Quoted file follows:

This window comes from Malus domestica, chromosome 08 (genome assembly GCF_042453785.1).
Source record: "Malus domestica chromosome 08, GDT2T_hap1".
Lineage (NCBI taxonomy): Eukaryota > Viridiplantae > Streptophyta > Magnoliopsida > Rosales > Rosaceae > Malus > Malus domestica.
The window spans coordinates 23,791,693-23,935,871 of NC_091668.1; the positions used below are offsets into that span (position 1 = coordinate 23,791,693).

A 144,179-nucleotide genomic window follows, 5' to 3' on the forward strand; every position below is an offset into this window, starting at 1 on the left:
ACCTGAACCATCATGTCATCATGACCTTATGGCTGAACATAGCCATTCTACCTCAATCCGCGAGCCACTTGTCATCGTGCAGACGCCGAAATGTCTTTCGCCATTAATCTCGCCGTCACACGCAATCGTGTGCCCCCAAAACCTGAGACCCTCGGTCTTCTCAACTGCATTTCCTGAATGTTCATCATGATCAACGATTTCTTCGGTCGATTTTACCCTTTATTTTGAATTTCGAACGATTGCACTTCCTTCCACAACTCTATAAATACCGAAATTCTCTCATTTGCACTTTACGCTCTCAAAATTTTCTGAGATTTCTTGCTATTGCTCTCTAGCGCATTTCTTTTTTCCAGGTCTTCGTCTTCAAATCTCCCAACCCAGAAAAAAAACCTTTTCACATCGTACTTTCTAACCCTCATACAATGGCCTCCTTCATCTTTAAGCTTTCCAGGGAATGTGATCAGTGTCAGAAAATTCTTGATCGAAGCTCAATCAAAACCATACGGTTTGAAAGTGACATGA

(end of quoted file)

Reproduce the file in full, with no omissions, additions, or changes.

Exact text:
This window comes from Malus domestica, chromosome 08 (genome assembly GCF_042453785.1).
Source record: "Malus domestica chromosome 08, GDT2T_hap1".
Lineage (NCBI taxonomy): Eukaryota > Viridiplantae > Streptophyta > Magnoliopsida > Rosales > Rosaceae > Malus > Malus domestica.
The window spans coordinates 23,791,693-23,935,871 of NC_091668.1; the positions used below are offsets into that span (position 1 = coordinate 23,791,693).

A 144,179-nucleotide genomic window follows, 5' to 3' on the forward strand; every position below is an offset into this window, starting at 1 on the left:
ACCTGAACCATCATGTCATCATGACCTTATGGCTGAACATAGCCATTCTACCTCAATCCGCGAGCCACTTGTCATCGTGCAGACGCCGAAATGTCTTTCGCCATTAATCTCGCCGTCACACGCAATCGTGTGCCCCCAAAACCTGAGACCCTCGGTCTTCTCAACTGCATTTCCTGAATGTTCATCATGATCAACGATTTCTTCGGTCGATTTTACCCTTTATTTTGAATTTCGAACGATTGCACTTCCTTCCACAACTCTATAAATACCGAAATTCTCTCATTTGCACTTTACGCTCTCAAAATTTTCTGAGATTTCTTGCTATTGCTCTCTAGCGCATTTCTTTTTTCCAGGTCTTCGTCTTCAAATCTCCCAACCCAGAAAAAAAACCTTTTCACATCGTACTTTCTAACCCTCATACAATGGCCTCCTTCATCTTTAAGCTTTCCAGGGAATGTGATCAGTGTCAGAAAATTCTTGATCGAAGCTCAATCAAAACCATACGGTTTGAAAGTGACATGA